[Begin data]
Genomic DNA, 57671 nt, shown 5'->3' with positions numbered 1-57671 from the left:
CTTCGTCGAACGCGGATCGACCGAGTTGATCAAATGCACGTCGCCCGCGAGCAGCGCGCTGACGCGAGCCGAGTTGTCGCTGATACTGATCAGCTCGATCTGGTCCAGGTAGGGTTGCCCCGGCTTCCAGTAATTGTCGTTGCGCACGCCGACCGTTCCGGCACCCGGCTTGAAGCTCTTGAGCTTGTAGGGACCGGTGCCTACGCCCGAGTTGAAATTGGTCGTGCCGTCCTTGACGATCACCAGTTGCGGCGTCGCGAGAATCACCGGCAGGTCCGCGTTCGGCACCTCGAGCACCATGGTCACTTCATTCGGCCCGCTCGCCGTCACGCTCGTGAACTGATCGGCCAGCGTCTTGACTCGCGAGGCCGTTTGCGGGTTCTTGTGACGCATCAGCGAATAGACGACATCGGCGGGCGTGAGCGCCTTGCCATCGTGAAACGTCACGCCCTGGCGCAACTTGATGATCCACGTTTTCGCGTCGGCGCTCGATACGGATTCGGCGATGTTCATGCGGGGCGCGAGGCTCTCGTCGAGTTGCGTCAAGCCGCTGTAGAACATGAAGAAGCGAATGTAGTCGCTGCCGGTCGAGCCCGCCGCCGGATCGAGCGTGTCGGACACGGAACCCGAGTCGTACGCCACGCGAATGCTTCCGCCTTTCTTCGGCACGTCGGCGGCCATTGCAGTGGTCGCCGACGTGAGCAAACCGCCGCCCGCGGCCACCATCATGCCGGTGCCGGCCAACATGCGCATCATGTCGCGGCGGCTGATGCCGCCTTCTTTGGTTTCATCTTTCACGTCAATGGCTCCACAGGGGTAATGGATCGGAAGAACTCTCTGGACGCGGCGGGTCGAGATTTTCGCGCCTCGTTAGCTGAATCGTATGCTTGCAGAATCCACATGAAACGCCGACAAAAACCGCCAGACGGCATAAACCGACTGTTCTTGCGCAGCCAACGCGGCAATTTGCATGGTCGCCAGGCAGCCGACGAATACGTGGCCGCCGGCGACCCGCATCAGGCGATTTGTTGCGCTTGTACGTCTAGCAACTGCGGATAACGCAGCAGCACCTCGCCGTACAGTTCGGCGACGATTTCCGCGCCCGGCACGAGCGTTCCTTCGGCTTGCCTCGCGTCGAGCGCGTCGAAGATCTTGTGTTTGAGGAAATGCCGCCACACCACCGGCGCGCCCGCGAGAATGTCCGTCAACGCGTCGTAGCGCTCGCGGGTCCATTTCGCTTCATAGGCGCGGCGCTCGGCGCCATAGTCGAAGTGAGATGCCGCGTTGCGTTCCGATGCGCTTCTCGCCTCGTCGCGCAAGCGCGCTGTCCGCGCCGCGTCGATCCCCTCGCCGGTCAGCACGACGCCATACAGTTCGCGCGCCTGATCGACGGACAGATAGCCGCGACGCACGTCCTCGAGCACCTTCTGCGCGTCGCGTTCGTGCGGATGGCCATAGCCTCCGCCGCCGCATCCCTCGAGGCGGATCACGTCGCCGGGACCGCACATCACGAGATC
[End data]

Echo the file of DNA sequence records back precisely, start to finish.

Genomic DNA, 57671 nt, shown 5'->3' with positions numbered 1-57671 from the left:
CTTCGTCGAACGCGGATCGACCGAGTTGATCAAATGCACGTCGCCCGCGAGCAGCGCGCTGACGCGAGCCGAGTTGTCGCTGATACTGATCAGCTCGATCTGGTCCAGGTAGGGTTGCCCCGGCTTCCAGTAATTGTCGTTGCGCACGCCGACCGTTCCGGCACCCGGCTTGAAGCTCTTGAGCTTGTAGGGACCGGTGCCTACGCCCGAGTTGAAATTGGTCGTGCCGTCCTTGACGATCACCAGTTGCGGCGTCGCGAGAATCACCGGCAGGTCCGCGTTCGGCACCTCGAGCACCATGGTCACTTCATTCGGCCCGCTCGCCGTCACGCTCGTGAACTGATCGGCCAGCGTCTTGACTCGCGAGGCCGTTTGCGGGTTCTTGTGACGCATCAGCGAATAGACGACATCGGCGGGCGTGAGCGCCTTGCCATCGTGAAACGTCACGCCCTGGCGCAACTTGATGATCCACGTTTTCGCGTCGGCGCTCGATACGGATTCGGCGATGTTCATGCGGGGCGCGAGGCTCTCGTCGAGTTGCGTCAAGCCGCTGTAGAACATGAAGAAGCGAATGTAGTCGCTGCCGGTCGAGCCCGCCGCCGGATCGAGCGTGTCGGACACGGAACCCGAGTCGTACGCCACGCGAATGCTTCCGCCTTTCTTCGGCACGTCGGCGGCCATTGCAGTGGTCGCCGACGTGAGCAAACCGCCGCCCGCGGCCACCATCATGCCGGTGCCGGCCAACATGCGCATCATGTCGCGGCGGCTGATGCCGCCTTCTTTGGTTTCATCTTTCACGTCAATGGCTCCACAGGGGTAATGGATCGGAAGAACTCTCTGGACGCGGCGGGTCGAGATTTTCGCGCCTCGTTAGCTGAATCGTATGCTTGCAGAATCCACATGAAACGCCGACAAAAACCGCCAGACGGCATAAACCGACTGTTCTTGCGCAGCCAACGCGGCAATTTGCATGGTCGCCAGGCAGCCGACGAATACGTGGCCGCCGGCGACCCGCATCAGGCGATTTGTTGCGCTTGTACGTCTAGCAACTGCGGATAACGCAGCAGCACCTCGCCGTACAGTTCGGCGACGATTTCCGCGCCCGGCACGAGCGTTCCTTCGGCTTGCCTCGCGTCGAGCGCGTCGAAGATCTTGTGTTTGAGGAAATGCCGCCACACCACCGGCGCGCCCGCGAGAATGTCCGTCAACGCGTCGTAGCGCTCGCGGGTCCATTTCGCTTCATAGGCGCGGCGCTCGGCGCCATAGTCGAAGTGAGATGCCGCGTTGCGTTCCGATGCGCTTCTCGCCTCGTCGCGCAAGCGCGCTGTCCGCGCCGCGTCGATCCCCTCGCCGGTCAGCACGACGCCATACAGTTCGCGCGCCTGATCGACGGACAGATAGCCGCGACGCACGTCCTCGAGCACCTTCTGCGCGTCGCGTTCGTGCGGATGGCCATAGCCTCCGCCGCCGCATCCCTCGAGGCGGATCACGTCGCCGGGACCGCACATCACGAGATC